“On some occasions,” he added, “Bevel, Hosea, Jesse could do great things, but they were repeatedly extremely difficult for King to manage. King didn’t like having to deal with difficult situations, and both Dorothy and Andy Young were the real interpersonal glue that held things together and gave King emotional support.”
Ms. Cotton remained with the SCLC for three years after King’s assassination on April 4, 1968, according to a biography by the Cotton Institute, which Ms. Cotton co-founded to foster new leaders for “a global human rights movement.”
She became a regional director for the federal volunteer agency ACTION under President Jimmy Carter, and she was vice president for field operations at the King Center for Nonviolent Social Change before serving as director of student activities at Cornell.
She later started a consulting company that gave seminars on social change and wrote a 2012 memoir, “If Your Back’s Not Bent,” that took its title from a comment King made in an education workshop: “Nobody can ride your back if your back’s not bent.”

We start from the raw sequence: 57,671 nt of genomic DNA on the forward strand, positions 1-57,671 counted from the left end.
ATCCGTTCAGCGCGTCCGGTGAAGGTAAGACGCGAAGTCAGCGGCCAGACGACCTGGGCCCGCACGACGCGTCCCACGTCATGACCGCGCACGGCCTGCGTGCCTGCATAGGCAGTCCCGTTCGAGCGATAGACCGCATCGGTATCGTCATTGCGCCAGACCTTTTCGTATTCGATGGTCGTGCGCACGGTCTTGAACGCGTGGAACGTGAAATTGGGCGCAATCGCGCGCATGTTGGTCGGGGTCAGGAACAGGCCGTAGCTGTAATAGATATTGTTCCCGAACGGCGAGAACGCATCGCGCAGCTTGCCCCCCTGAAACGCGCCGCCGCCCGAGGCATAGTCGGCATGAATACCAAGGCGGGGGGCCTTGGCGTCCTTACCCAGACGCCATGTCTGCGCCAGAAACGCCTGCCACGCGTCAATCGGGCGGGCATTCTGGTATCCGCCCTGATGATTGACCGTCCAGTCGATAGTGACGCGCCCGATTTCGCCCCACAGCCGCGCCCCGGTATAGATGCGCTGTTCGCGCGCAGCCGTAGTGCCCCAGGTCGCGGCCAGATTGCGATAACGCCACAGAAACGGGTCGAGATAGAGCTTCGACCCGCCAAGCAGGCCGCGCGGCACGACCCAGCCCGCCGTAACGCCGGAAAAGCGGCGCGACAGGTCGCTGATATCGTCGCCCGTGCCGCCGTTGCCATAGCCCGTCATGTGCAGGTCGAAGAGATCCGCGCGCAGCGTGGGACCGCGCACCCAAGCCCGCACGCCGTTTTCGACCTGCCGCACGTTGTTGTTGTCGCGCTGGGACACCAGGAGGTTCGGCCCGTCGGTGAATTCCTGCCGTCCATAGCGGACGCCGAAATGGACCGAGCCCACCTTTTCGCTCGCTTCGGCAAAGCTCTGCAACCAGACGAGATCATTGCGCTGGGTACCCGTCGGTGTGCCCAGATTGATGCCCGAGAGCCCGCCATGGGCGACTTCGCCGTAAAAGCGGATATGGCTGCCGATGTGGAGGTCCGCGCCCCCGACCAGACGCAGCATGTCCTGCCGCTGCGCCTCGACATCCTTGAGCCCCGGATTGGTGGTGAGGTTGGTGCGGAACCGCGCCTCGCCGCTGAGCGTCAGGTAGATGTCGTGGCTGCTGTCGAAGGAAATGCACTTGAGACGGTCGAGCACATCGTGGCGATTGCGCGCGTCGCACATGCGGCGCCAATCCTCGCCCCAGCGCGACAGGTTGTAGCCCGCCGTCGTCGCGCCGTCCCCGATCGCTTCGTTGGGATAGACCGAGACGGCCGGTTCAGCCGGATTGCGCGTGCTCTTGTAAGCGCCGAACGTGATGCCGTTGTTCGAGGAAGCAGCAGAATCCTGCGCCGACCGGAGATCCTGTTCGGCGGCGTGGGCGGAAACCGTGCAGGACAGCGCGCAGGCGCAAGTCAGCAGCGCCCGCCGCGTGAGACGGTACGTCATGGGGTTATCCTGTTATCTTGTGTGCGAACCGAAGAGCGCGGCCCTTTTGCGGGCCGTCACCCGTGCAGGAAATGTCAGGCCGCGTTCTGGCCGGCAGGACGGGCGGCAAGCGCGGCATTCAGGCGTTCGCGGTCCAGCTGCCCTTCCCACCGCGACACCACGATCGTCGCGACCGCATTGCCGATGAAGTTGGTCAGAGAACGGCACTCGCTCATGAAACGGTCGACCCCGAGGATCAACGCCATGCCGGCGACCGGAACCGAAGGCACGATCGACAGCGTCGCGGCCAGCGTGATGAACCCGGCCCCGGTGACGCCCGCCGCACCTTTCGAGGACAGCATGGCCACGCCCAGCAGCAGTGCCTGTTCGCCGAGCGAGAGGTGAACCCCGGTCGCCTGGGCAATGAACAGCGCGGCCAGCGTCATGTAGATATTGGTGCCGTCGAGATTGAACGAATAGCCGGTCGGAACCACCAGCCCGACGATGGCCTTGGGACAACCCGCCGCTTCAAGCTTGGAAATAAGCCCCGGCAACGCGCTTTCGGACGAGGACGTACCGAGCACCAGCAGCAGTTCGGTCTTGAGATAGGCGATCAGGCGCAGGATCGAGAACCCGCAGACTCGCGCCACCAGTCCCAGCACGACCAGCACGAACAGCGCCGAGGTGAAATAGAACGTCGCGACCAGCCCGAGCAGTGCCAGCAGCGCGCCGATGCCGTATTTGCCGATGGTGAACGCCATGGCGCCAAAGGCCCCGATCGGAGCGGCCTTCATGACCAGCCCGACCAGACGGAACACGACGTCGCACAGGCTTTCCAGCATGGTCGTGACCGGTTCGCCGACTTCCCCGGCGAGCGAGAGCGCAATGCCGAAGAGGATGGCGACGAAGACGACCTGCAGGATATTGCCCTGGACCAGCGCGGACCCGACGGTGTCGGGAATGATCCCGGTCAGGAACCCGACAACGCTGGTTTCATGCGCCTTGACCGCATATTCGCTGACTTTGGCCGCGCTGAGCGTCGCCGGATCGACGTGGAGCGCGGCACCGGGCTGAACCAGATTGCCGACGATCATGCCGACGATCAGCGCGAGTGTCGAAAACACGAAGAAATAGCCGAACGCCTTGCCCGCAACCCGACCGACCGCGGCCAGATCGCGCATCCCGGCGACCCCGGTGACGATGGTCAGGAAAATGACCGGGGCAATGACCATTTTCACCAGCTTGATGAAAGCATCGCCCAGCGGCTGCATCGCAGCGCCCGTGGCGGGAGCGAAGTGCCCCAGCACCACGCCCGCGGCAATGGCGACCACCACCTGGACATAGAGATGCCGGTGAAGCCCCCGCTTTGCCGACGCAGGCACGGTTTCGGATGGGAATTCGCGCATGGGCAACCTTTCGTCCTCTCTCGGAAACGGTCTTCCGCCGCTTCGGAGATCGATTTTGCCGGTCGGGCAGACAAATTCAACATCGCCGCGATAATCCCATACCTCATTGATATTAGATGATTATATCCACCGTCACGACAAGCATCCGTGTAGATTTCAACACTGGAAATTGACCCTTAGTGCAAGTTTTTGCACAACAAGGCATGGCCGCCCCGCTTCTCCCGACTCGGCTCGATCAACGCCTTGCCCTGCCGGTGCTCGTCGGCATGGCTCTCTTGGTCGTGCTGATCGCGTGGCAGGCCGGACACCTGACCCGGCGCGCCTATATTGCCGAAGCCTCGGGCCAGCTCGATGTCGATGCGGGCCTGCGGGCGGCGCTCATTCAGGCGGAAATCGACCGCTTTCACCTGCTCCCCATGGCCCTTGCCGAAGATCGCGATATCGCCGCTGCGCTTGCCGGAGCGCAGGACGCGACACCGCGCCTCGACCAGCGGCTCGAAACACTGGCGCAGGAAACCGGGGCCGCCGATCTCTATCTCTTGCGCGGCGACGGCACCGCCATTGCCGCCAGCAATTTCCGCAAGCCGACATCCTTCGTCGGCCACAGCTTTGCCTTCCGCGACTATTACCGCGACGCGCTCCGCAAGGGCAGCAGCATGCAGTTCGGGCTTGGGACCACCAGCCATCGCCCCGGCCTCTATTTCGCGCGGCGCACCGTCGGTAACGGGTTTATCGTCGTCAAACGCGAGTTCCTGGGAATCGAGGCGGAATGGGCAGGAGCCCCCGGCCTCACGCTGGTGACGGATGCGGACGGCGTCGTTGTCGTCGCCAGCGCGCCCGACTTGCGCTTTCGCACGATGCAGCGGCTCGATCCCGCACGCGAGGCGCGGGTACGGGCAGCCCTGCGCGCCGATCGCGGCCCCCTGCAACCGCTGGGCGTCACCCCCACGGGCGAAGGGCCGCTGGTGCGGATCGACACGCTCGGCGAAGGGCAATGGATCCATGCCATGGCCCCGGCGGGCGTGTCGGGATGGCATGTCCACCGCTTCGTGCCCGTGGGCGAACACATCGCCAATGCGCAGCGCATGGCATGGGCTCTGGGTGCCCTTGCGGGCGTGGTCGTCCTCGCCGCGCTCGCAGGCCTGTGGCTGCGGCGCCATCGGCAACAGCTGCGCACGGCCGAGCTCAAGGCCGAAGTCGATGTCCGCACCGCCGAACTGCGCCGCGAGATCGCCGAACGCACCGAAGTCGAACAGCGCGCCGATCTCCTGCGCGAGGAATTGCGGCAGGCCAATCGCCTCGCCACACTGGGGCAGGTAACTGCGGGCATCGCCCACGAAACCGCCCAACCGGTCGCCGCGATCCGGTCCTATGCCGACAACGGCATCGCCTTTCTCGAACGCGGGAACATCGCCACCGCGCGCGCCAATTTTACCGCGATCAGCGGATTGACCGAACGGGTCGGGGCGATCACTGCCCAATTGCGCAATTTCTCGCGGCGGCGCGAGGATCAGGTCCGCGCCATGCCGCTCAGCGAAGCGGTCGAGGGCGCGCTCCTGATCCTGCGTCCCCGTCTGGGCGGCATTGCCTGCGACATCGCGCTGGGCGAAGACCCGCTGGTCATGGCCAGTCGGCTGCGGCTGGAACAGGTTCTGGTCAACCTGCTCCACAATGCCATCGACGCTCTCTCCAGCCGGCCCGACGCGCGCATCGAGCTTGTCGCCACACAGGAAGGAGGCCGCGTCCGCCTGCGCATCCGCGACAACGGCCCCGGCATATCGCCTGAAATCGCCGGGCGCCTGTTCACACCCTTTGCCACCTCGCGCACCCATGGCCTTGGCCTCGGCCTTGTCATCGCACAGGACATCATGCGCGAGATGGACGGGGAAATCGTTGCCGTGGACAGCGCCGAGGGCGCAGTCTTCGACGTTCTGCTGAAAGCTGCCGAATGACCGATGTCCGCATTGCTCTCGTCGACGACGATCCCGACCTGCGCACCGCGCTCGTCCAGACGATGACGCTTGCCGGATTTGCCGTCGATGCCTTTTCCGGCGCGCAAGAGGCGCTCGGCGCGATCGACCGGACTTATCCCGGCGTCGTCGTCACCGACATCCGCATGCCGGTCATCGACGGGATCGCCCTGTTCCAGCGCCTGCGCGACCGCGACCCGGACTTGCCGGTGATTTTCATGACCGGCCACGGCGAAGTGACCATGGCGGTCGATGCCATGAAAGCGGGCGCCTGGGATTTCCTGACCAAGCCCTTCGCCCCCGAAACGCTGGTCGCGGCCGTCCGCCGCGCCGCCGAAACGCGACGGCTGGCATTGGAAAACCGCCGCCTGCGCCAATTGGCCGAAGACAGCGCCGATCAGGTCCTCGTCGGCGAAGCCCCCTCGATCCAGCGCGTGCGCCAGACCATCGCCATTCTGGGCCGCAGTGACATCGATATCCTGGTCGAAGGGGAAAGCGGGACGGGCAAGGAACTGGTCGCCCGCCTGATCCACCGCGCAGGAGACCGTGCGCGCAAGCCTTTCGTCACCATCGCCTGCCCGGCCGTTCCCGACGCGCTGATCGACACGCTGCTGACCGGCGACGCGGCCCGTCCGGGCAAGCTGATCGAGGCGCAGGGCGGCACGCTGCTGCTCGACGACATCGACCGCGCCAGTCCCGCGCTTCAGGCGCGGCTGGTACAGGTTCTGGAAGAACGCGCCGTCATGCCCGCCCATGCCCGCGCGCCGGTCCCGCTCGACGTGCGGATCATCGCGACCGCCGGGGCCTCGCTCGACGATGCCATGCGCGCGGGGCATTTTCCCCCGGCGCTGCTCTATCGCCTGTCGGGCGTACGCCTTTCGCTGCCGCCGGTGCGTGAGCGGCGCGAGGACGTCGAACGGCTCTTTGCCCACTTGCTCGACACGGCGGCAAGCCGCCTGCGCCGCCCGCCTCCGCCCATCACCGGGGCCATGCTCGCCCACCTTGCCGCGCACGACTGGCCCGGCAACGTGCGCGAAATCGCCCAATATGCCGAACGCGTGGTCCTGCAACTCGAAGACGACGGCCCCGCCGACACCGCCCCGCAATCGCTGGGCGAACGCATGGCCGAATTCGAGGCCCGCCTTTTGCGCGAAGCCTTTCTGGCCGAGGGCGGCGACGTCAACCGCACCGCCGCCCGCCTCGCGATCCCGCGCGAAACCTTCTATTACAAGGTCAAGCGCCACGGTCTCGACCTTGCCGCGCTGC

Ms. Cotton, who leaves no immediate survivors, accompanied King to Oslo when he received the Nobel Peace Prize in 1964. It was, she told The Washington Post two decades later, an incredible departure from the marches she had led earlier that year, in St. Augustine and later in Alabama.
“I remember being overcome and crying in the ceremony, all dressed up in my new rose-colored satin suit. Dr. King made his Nobel speech, and they played the music from ‘Porgy and Bess,’ and I heard that music and I just cried. And I realized the reason I cried and was so overcome was that just days before we had been in Birmingham in our demonstration clothes with the dogs and fire hoses. And there we were in Oslo, wined and dined by the queen.”